ACM Transactions on Computing Education

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Introduction to the Special Issue on Web Development

Tue, 03/03/2015 - 19:00
Craig S. Miller, Randy Connolly

Despite its prevalence in computing, web development is underrepresented in computing curricula and computing education research. This special issue takes a step towards improving its representation with three articles on web development education. Drawing upon diverse methods from a variety of contexts, the articles address challenges of teaching web development and common difficulties students encounter when learning particular concepts. All three articles identify web development as a promising avenue for motivating students in their study of computing.

Uncovering “Threshold Concepts” in Web Development: An Instructor Perspective

Tue, 03/03/2015 - 19:00
Peter Alston, David Walsh, Gary Westhead

The field of Web development has evolved and diversified significantly in recent years, and narrowing the gap between the requirements of academia and the demands of industry remains a challenge. Moreover, many faculty members often struggle with knowing “how much” of a particular subject they should teach to their students and at what level. This small-scale, exploratory study seeks to uncover the existence of “threshold concepts” within Web development. Threshold concepts are the fundamental concepts which, once mastered, allow a learner to progress to a deeper understanding of a subject. An online questionnaire was sent out to 24 instructors within UK higher education institutions who teach Web development subjects.

Investigating Essential Factors on Students' Perceived Accomplishment and Enjoyment and Intention to Learn in Web Development

Tue, 03/03/2015 - 19:00
Yulei (Gavin) Zhang, Yan (Mandy) Dang

Web development is an important component in the curriculum of computer science and information systems areas. However, it is generally considered difficult to learn among students. In this study, we examined factors that could influence students' perceptions of accomplishment and enjoyment and their intention to learn in the web development course. Specifically, we investigated both student-related and instructor-related factors. A research model was developed. To empirically test the model and the hypotheses, the survey method was used and the structural equation modeling (SEM) technique was adopted for data analysis. Overall, the results indicated that both student-related factors (perceived web development efficacy and motivation) and instructor-related factors (instructor characteristics and teaching method) could significantly influence students' perceptions toward accomplishment and enjoyment and their intention to learn web development.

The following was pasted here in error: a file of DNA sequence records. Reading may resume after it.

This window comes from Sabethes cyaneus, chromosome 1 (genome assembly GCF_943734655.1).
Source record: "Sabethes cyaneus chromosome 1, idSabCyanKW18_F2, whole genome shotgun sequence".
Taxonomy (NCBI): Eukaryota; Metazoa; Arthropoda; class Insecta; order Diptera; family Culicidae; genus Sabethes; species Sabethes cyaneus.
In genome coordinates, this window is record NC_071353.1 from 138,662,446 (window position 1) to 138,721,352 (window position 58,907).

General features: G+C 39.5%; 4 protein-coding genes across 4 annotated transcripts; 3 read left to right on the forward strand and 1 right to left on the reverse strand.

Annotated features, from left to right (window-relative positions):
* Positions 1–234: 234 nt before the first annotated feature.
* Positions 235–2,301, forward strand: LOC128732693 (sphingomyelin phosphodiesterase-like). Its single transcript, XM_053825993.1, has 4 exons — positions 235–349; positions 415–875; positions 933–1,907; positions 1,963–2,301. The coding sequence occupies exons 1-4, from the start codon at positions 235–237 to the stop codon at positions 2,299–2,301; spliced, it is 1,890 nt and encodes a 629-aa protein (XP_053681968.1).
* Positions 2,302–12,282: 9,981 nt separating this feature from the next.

An Analysis of HTML and CSS Syntax Errors in a Web Development Course

Tue, 03/03/2015 - 19:00
Thomas H. Park, Brian Dorn, Andrea Forte

Many people are first exposed to code through web development, yet little is known about the barriers beginners face in these formative experiences. In this article, we describe a study of undergraduate students enrolled in an introductory web development course taken by both computing majors and general education students. Using data collected during the initial weeks of the course, we investigate the nature of the syntax errors they make when learning HTML and CSS, and how they resolve them. This is accomplished through the deployment of openHTML, a lightweight web-based code editor that logs user activity. Our analysis reveals that nearly all students made syntax errors that remained unresolved in their assessments, and that these errors continued weeks into the course.

Teaching Computer Vision: Bringing Research Benchmarks to the Classroom

Mon, 02/23/2015 - 19:00
Tal Hassner, Itzik Bayaz

This article concerns the design of effective computer vision programming exercises and presents a novel means of designing these assignments. We describe three recent case studies designed to evaluate the effectiveness of assigning graduate-level computer vision students with publicly available research benchmarks as competitive assignments. This was done rather than assigning more traditional exercises that require students to implement specific algorithms or applications. We allowed our students the freedom of designing or choosing their own methods, with the goal of obtaining the best performance on the benchmark chosen for each assignment. Students, therefore, competed against each other, as well as published state of the art.

From Scratch to “Real” Programming

Mon, 02/23/2015 - 19:00
Michal Armoni, Orni Meerbaum-Salant, Mordechai Ben-Ari

Computer science (CS) activities for young students are widely used, particularly visual programming environments. We investigated the use of the Scratch environment for teaching CS concepts to middle school students. In a previous article [Meerbaum-Salant et al. 2013], we reported on the extent to which the CS concepts were successfully learned. In this article, we look at the transition from studying CS with the visual Scratch environment in middle school to studying CS with a professional textual programming language (C# or Java) in secondary school. We found that the programming knowledge and experience of students who had learned Scratch greatly facilitated learning the more advanced material in secondary school: less time was needed to learn new topics, there were fewer learning difficulties, and they achieved higher cognitive levels of understanding of most concepts (although at the end of the teaching process, there were no significant differences in achievements compared to ...